I did formally release about five cassettes, two were released by Al Margolis, After The Crayon Rains, which is like a Toccata for synthesizer, and the other on his label is a pseudo-Industrial band that I was in.  It was just jamming with two guys that were more or less rock musicians, so it’s not worth mentioning. Most people have embarrassing things from their early days. I released a spoken word recording that I found the title from taking a stack of free colored religious flyers because that was pretty much before computers were widely used at home and not everyone could do graphic arts.  So the part I cut out to put over the cassette case said “O Understanding” which was like a triple entendre.  I made about 15 of those and I think it got two reviews.   Then, I released a small run cassette of some instrumentals which I heard from a friend got a good review somewhere.  Probably less than twenty were made of that one.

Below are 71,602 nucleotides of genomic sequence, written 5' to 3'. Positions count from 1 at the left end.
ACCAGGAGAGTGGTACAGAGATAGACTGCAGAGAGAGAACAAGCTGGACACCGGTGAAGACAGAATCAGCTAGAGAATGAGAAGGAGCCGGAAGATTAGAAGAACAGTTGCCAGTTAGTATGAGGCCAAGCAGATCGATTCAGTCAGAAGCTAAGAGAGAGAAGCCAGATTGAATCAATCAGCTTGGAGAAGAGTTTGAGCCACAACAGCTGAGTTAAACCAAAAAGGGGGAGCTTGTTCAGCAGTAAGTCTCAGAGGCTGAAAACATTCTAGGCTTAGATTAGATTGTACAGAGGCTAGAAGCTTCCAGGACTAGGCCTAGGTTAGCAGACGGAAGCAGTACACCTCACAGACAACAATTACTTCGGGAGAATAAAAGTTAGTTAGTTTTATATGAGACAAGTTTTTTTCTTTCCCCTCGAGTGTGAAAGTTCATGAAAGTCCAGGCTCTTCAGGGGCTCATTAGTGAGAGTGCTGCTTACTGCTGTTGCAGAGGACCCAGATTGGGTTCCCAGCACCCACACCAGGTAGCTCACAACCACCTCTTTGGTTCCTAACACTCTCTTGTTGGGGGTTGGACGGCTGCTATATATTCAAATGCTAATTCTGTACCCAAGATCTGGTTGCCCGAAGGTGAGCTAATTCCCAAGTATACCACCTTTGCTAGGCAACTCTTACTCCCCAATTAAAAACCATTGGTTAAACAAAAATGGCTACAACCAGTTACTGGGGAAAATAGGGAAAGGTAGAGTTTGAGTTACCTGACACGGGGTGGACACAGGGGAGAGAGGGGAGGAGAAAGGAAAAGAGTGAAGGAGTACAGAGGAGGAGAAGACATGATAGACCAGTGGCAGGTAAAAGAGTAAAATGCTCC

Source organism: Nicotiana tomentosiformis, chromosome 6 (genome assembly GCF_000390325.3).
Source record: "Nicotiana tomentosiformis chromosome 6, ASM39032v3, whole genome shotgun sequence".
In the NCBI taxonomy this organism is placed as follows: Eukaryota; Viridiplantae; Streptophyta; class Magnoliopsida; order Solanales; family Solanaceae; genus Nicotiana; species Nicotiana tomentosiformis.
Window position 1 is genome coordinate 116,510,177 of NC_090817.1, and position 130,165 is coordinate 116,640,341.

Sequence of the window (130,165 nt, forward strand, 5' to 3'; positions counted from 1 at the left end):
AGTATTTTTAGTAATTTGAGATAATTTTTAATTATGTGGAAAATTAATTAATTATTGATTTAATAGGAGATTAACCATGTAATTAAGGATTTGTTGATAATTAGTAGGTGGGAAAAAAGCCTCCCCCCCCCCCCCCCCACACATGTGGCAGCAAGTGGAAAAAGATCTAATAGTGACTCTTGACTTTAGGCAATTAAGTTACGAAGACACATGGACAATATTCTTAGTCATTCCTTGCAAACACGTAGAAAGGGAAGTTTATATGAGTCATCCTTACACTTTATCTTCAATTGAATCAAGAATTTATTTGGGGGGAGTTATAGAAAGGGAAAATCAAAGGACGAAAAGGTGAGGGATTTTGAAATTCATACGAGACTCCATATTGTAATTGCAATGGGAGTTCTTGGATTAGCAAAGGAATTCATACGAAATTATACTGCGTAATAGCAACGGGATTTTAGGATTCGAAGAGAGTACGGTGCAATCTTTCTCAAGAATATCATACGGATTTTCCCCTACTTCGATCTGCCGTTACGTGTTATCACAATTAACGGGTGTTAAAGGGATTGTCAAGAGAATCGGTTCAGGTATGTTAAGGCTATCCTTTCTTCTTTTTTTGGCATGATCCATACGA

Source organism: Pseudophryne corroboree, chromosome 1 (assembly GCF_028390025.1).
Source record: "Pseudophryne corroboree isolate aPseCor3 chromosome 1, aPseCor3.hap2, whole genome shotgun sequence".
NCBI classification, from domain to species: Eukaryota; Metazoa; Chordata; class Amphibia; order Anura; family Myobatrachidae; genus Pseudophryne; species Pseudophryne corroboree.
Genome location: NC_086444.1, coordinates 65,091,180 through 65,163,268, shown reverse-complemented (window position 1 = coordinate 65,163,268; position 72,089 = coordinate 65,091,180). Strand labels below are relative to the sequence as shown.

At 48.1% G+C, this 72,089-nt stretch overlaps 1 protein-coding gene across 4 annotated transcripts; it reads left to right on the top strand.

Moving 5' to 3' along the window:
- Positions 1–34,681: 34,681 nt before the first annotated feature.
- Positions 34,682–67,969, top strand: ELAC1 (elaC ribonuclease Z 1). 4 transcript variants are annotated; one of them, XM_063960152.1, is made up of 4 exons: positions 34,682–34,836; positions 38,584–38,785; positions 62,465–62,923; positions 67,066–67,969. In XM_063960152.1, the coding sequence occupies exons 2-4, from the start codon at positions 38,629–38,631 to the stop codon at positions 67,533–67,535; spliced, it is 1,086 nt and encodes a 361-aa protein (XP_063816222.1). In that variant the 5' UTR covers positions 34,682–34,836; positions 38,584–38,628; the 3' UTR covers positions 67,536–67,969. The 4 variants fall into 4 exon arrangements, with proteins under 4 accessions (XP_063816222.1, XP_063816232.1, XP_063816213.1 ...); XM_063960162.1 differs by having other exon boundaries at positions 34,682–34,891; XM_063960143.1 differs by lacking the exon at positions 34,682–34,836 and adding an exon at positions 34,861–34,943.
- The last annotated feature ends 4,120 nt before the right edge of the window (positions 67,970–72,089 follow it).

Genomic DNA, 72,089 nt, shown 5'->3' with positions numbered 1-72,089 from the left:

My biggest achievement in the 1980’s was a 12 Volume “Collecting Works” series of cassettes which I only made about five copies of at that time.  It was in a Seattle experimental music lending library.  I would make run offs of tapes for people but I was going to college for a degree in English composition and I have also been a writer since my teen years.  It wasn’t that I didn’t want to be a full time composer-author, it was just that I didn’t have my act together in the 80s for the kind of professional success some people were trying to pull me into.  I had two labels from Germany express interest in putting out vinyl but I wasn’t able to take my professional life seriously because I thought I was going to be famous any day, like some young people do!

Have you contributed to many compilation of that time?